"How can you tell?" Guinevere joined him at the window. She could not detect any unusual movement.

"Sixth sense. Long practice." He grinned at her. "It must be Arthur. Come on," and he crossed quickly to the door.

"Merlin... It's solid oak. Aside from the hatch they push our food through its immovable. We're not getting out that way."

"Yes we are. I'd have done it before, but we had no where to go then." He stood in front of the door and frowned thoughtfully at the window. It faced east, and he had been planning this for some days. "Another couple of minutes should do it."

"Do what?"

"Watch." He felt inside his tunic and produced a small, circular piece of glass, then began pulling at some loose threads on his clothing. By the time that the sun was beginning to shine its rays through the window, he had a small pile of material on the ground.


"Quiet." He knelt on the floor, and began to twist the glass, trying to catch the right position. A man had taught him this trick in the East, and it had proved useful before. The sun's rays caught the glass and he grinned triumphantly, focusing them carefully on the scraps of material. Slowly, very slowly, they began to smoulder. "Come on... just a little more..." he breathed. The sun continued to shine. If it went behind a cloud now he would not be responsible for his actions. The smouldering material threw a faint spark into the air, then, suddenly, it caught fire. "Beautiful!" He stood, and pulled Guinevere away. "Keep back. It won't take long for the door to catch."

Outside, Methos and his men were preparing to attack. It was still early, and the guards, few in number, were not especially vigilant, but he knew that their luck would not hold. If they moved any closer to the castle they would be spotted, but he couldn't wait around much longer. He had to attack now.

"Look!" Beside him, Gawain pointed. He glanced in the direction indicated. From the centre of the fortress, flames were beginning too decorate the sky. He grinned, guessing who had caused them. It was the perfect diversion. The guards could not fight him and the fire. "Stay here Gawain," he ordered. "You too Lancelot."

"But-" Lancelot began. Methos silenced him.

"Stay here." He moved his horse forwards, out of the cover of the trees which had hidden him for so long. "Attack!"

In almost perfect unison, the four groups of horsemen descended on the castle from their chosen sides. On the walls, a guard saw them coming, and shouted a warning, but most of his confederates were busy fighting the fire which had spread so quickly. A wooden castle would burn to the ground in a matter of hours, or even minutes given the right conditions. There was almost no resistance as Methos and his men attacked the walls from all four sides. Some of Mordred's men, fleeing the fire, tried to take the fight outside the castle, but Methos paid them little attention. Let Ancelus and the others take care of them. He had to find Guinevere.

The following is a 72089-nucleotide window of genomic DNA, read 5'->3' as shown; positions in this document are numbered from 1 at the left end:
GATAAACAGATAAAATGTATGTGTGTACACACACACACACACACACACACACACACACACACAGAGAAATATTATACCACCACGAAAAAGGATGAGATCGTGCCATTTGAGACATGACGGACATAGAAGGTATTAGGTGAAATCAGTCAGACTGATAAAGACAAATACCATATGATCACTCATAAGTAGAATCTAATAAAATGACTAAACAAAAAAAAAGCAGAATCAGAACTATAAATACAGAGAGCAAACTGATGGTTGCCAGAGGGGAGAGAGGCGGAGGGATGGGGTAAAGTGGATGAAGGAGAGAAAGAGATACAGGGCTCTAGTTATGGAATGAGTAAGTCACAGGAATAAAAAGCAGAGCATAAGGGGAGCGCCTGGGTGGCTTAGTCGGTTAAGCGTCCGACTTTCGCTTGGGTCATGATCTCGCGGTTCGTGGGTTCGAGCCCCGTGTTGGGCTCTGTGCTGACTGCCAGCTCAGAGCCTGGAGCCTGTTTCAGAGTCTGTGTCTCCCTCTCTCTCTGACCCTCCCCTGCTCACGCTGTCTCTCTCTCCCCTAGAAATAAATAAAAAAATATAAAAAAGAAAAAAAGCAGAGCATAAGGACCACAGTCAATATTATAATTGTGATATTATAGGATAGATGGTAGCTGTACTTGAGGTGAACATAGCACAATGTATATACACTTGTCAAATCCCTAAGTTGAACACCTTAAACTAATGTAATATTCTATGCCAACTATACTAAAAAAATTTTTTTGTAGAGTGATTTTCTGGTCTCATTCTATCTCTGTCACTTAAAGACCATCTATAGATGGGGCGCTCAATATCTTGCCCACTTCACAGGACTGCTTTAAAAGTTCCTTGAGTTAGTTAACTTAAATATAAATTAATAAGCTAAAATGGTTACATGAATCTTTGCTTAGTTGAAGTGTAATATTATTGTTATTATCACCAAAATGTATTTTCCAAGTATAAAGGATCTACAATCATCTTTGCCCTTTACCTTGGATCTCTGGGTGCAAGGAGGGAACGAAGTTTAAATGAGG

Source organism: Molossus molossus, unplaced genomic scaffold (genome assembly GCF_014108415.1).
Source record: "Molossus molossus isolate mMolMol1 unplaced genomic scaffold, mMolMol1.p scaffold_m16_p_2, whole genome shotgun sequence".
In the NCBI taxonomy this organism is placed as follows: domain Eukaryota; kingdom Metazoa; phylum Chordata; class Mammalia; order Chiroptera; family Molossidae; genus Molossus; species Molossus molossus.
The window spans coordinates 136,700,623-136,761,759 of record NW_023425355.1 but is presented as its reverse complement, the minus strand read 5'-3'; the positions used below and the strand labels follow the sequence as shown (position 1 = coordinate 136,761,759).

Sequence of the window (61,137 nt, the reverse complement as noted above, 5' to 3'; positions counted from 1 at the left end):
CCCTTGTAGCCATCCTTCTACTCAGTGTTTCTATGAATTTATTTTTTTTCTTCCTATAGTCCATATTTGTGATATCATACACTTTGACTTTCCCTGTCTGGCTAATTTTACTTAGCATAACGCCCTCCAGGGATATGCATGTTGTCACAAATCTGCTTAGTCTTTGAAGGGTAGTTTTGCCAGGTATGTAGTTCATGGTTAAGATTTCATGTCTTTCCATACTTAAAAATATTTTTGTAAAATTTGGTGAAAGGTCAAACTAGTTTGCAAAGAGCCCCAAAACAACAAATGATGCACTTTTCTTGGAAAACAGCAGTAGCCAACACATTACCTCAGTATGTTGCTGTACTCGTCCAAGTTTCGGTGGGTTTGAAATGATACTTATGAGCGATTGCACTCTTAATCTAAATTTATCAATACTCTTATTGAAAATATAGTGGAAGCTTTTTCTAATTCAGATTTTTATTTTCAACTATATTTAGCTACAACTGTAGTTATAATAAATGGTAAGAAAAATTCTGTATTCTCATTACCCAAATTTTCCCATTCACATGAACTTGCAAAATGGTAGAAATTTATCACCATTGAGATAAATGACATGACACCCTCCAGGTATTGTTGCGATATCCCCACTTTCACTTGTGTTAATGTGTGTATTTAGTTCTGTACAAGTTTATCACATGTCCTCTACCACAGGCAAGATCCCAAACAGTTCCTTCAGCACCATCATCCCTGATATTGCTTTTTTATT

"Arthur!" He turned. Kronos, black from head to foot from the smoke, erupted from a nearby building. He was supporting Guinevere in his arms, the smoke having been almost too much for her.

"Merlin!" Methos leapt from his horse and ran to his old friend. "Is she alright?"

"She's fine." Kronos had got a sword from somewhere. "Have you seen Mordred?"

"No; but I wasn't expecting him to stick around here. He's probably got a secret way out." Methos gazed around at the confusion. Men were running everywhere, and the flames were out of control, leaping joyously about them. "I know you said you like chaos, but isn't this going a little too far?"

"I'm hardly started yet." Kronos handed Guinevere to Methos. "Here, she's your girlfriend, you take her. I'll see you later." He raised his sword, and ran off, heading back into the confusion from which he had come. Methos began to half carry Guinevere away. They met with little resistance. A few guards offered some half-hearted opposition, but Methos killed them easily. He was half way to the walls before he realised that Guinevere was standing on her own.

"Hello," he said, as if he was in the habit of meeting her in the midst of a blazing castle.

"Hello." She bent to pick up the sword of a fallen guard. "Nice of you to come and help."

"My pleasure. Shall we?" He gestured at the exit and she nodded.

"Certainly." They ran forward. At the walls there were more guards, and more fighting was underway. They fought their way through, Guinevere proving her skill with a sword. Outside the castle the ground was strewn with bodies. Some of them would be his own men, Methos reflected sadly. It seemed a little unfair that the mortals had to give their lives in the battles of the Immortals. Still, they had chosen to be here.